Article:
French designer Ora Ïto has cut and pieced together over 400 wooden slats to create this staircase, which twists up the Paris offices for one of the world’s largest luxury companies.
Ïto was tasked to design offices for the media division of LVMH, the parent company of luxury brands including Louis Vuitton and Dior. The department, which encompasses news brands Le Parisien and Les Echos, has its head offices located on 10 Grenelle in Paris’ 15th arrondissement. The staircase snakes up the four storeys of the office, comprising 429 wooden battens that cradle the underside of the stair and form the handrails on either side. Curved edges detail each of the slats, so that when placed side-by-side, they form wave-like indents across the stair.
“I wanted the staircase to be the centrepiece of the building,” said Ïto. “This creature undulates in the space, shaping and pervading it. This huge half-whale and half-snake chimera, snatches you, swallows you up and spits you out at the right floor,” he added.
There is also a semi-circular indent on the inner side of the slats that forms a nook for the steel handrail, while LED lights illuminate the undersides of the stair treads. A large hidden steel beam supports the slats, which are made of a mix of materials so they are as light as possible. Two layers of medium density fibreboard (MDF) are placed either side of a metal reinforcement and then covered in the French oak veneer to match the oak steps. Lit by a huge glass wall and a roof light, the staircase is set to one side of the building, leaving plenty of open space around it. Ïto also designed the surrounding areas as part of project, using the wooden slats to form walls of the auditorium on the lowest floor. He also created the reception desk on the entrance level from the timber elements, tapering the shape at the rear to form a tail. Minimal finishes including bright white walls and flooring provide the backdrop to the stair. White columns support the upper levels, where curved balconies with glazed balustrades extend towards the staircase.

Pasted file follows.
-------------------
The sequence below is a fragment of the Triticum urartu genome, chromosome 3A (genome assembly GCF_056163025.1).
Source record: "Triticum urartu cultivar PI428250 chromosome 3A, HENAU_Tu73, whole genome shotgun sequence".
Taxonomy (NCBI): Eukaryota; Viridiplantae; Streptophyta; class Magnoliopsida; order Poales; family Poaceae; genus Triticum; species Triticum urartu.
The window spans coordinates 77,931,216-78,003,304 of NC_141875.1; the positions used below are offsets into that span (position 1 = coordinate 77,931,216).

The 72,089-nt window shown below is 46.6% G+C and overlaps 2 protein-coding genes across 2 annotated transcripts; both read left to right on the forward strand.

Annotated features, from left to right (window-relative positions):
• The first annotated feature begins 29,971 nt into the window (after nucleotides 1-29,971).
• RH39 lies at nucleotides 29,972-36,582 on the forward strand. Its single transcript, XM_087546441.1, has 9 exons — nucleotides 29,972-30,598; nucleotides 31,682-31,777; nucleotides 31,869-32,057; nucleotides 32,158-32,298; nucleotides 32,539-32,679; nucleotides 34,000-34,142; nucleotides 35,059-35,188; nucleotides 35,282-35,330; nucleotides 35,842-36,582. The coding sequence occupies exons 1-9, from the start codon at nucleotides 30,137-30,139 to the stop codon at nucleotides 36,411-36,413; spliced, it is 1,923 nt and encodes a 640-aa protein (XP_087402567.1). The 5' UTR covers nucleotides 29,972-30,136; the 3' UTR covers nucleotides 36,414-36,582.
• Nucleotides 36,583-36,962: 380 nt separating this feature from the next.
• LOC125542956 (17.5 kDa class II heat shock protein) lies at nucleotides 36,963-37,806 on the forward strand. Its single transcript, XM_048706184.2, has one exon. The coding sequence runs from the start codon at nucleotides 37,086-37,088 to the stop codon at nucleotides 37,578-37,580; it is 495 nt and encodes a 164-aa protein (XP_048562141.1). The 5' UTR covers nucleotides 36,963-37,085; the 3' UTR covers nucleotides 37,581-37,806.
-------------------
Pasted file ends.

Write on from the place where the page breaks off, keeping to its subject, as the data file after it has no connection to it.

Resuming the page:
“The offices are intentionally minimalist, calm and functional without extraneous decor,” said the designer. “The refined details are unobtrusive.”
Article by Eleanor Gibson for Dezeen